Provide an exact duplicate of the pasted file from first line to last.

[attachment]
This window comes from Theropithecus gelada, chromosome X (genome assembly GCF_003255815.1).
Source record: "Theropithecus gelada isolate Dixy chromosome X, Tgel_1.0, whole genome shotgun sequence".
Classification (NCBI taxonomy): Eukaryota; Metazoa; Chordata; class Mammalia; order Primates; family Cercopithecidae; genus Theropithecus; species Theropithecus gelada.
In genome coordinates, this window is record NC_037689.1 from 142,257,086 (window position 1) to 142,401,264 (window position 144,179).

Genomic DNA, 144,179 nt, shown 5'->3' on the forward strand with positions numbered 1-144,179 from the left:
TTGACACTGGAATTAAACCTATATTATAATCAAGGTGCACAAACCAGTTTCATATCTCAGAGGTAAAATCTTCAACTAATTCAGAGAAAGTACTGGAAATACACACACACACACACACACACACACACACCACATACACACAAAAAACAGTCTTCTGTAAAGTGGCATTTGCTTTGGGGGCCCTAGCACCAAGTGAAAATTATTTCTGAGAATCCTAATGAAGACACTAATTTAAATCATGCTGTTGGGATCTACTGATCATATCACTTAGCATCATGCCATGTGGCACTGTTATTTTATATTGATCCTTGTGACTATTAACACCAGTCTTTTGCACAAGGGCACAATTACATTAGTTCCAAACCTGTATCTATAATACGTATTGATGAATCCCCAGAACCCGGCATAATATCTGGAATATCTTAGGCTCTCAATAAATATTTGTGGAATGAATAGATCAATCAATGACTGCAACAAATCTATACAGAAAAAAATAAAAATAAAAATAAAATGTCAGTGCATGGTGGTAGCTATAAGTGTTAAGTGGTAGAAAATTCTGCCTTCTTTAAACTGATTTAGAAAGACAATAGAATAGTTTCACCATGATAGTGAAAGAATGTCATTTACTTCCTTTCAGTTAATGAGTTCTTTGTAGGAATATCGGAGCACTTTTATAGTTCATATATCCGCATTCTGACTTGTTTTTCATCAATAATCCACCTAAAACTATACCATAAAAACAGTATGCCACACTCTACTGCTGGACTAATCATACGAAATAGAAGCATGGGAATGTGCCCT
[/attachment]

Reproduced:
This window comes from Theropithecus gelada, chromosome X (genome assembly GCF_003255815.1).
Source record: "Theropithecus gelada isolate Dixy chromosome X, Tgel_1.0, whole genome shotgun sequence".
Classification (NCBI taxonomy): Eukaryota; Metazoa; Chordata; class Mammalia; order Primates; family Cercopithecidae; genus Theropithecus; species Theropithecus gelada.
In genome coordinates, this window is record NC_037689.1 from 142,257,086 (window position 1) to 142,401,264 (window position 144,179).

Genomic DNA, 144,179 nt, shown 5'->3' on the forward strand with positions numbered 1-144,179 from the left:
TTGACACTGGAATTAAACCTATATTATAATCAAGGTGCACAAACCAGTTTCATATCTCAGAGGTAAAATCTTCAACTAATTCAGAGAAAGTACTGGAAATACACACACACACACACACACACACACACACCACATACACACAAAAAACAGTCTTCTGTAAAGTGGCATTTGCTTTGGGGGCCCTAGCACCAAGTGAAAATTATTTCTGAGAATCCTAATGAAGACACTAATTTAAATCATGCTGTTGGGATCTACTGATCATATCACTTAGCATCATGCCATGTGGCACTGTTATTTTATATTGATCCTTGTGACTATTAACACCAGTCTTTTGCACAAGGGCACAATTACATTAGTTCCAAACCTGTATCTATAATACGTATTGATGAATCCCCAGAACCCGGCATAATATCTGGAATATCTTAGGCTCTCAATAAATATTTGTGGAATGAATAGATCAATCAATGACTGCAACAAATCTATACAGAAAAAAATAAAAATAAAAATAAAATGTCAGTGCATGGTGGTAGCTATAAGTGTTAAGTGGTAGAAAATTCTGCCTTCTTTAAACTGATTTAGAAAGACAATAGAATAGTTTCACCATGATAGTGAAAGAATGTCATTTACTTCCTTTCAGTTAATGAGTTCTTTGTAGGAATATCGGAGCACTTTTATAGTTCATATATCCGCATTCTGACTTGTTTTTCATCAATAATCCACCTAAAACTATACCATAAAAACAGTATGCCACACTCTACTGCTGGACTAATCATACGAAATAGAAGCATGGGAATGTGCCCT